Duty, Honor, Country, Disparity: Race/Ethnic Differences in Health among Veterans

by Connor Sheehan

A campaign supporter’s sign at a Trump rally in Chicago. (Source: Wall Street Journal)

During the 2016 election cycle, Democratic and Republican candidates for president have consistently discussed veteran health issues and reform of the Veterans Administration (VA).   The increased attention to veterans and their health is well-warranted, as veterans are an enormous population in the United States totaling over 23 million—almost as many people as live in the entire state of Texas. Veterans, of course, also have unique health, partially due to the occupational and behavioral hazards that accompany military service. As part of this policy discussion, it is important to discuss the large racial and ethnic health inequalities that exist among veterans. As I show below, racial and ethnic minority veterans consistently report worse health and have more health related limitations to activities than white veterans. These gaps are hard to ignore, particularly at a time when the veteran population is becoming increasingly racially diverse and the share of underrepresented groups among veterans is expected to increase dramatically over the next few decades (see Figure 1).

Sheehan Image 1

As a PhD student in the Sociology Department at the University of Texas, I have been conducting research that sheds some light on the extent and nature of racial and ethnic disparities in health and ultimately suggests what can be done about them. First, my findings consistently show that sizable health disparities exist. An analysis I conducted of a nationally representative survey of veterans administered by the VA showed that almost half of black veterans report “fair” or “poor” health rather than more favorable categories such as “good,” “very good,” or “excellent.” Conversely less than a quarter of whites reported “fair” or “poor” health (See Figure Two) (Sheehan et al 2015). The analysis also showed that 13% of black veterans report a severe activity limitation such as not being able to walk, get dressed, use a toilet, or eat. In contrast, less than 5% of white veterans reported having such limitations.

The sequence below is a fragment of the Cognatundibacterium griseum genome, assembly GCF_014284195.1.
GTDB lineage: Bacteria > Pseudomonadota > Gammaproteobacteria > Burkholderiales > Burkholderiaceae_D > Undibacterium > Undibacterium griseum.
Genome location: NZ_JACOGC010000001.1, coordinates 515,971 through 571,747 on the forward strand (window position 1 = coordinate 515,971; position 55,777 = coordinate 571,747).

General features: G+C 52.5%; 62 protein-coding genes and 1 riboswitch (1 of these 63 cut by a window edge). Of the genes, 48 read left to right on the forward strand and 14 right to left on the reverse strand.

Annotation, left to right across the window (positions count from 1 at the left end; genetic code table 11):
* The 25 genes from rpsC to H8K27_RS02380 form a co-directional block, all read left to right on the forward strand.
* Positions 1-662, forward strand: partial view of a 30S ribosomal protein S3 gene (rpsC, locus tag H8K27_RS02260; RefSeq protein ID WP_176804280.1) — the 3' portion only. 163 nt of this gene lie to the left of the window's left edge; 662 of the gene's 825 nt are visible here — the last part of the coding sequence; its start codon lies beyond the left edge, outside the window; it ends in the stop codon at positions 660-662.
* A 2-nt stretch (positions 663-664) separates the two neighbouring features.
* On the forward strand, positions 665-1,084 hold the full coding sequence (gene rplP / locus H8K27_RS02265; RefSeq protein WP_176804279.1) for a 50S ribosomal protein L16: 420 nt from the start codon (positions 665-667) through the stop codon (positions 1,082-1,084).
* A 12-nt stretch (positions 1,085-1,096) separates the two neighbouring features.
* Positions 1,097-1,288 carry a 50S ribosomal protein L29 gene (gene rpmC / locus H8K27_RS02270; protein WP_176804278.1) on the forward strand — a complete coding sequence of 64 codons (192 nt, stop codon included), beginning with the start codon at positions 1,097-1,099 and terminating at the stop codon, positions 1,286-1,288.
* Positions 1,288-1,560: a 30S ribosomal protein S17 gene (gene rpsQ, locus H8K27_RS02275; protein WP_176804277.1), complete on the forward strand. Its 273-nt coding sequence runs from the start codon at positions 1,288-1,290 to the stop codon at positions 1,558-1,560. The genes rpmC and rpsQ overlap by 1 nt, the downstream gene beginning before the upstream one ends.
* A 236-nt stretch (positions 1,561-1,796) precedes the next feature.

Not only are black veterans lives characterized by worse self-rated health, and more activity limitations, they are also shorter. In my own (unpublished) analysis using the Linked Mortality File of the National Health Interview Survey, I found that, even after controlling for age and region of residence, Black veterans were 43% more likely to die compared to white veterans from 1997-2011 (see Figure 2).

Sheehan Image 2

Imagine, so many of these veterans who once dedicated their lives to our country and sacrificed so much, are in such poor health. The American public and the presidential candidates cannot stand by and do nothing. The military, a longstanding institution that requires its members to uphold values like discipline, integrity, and loyalty should now uphold the same and do right by them. The VA, which shares similar values to the military and which also strives to provide equitable services, can also help minimize disparities.

There is a lot that can be done to reduce racial disparities in health among veterans. Any effort aimed at minimizing health disparities in later life must from the time that young recruits enter military service. My research shows that, compared to whites, a greater proportion of racial and ethnic minorities serve in combat roles, as well as also serving in branches with higher levels of exposure to combat and other dangerous experiences such as exposure to chemical or environmental hazards (Sheehan et al. 2015). Placement processes should be reviewed and such differences rectified in order to eliminate racial disparities in exposure to dangerous situations that have lifelong consequences for health.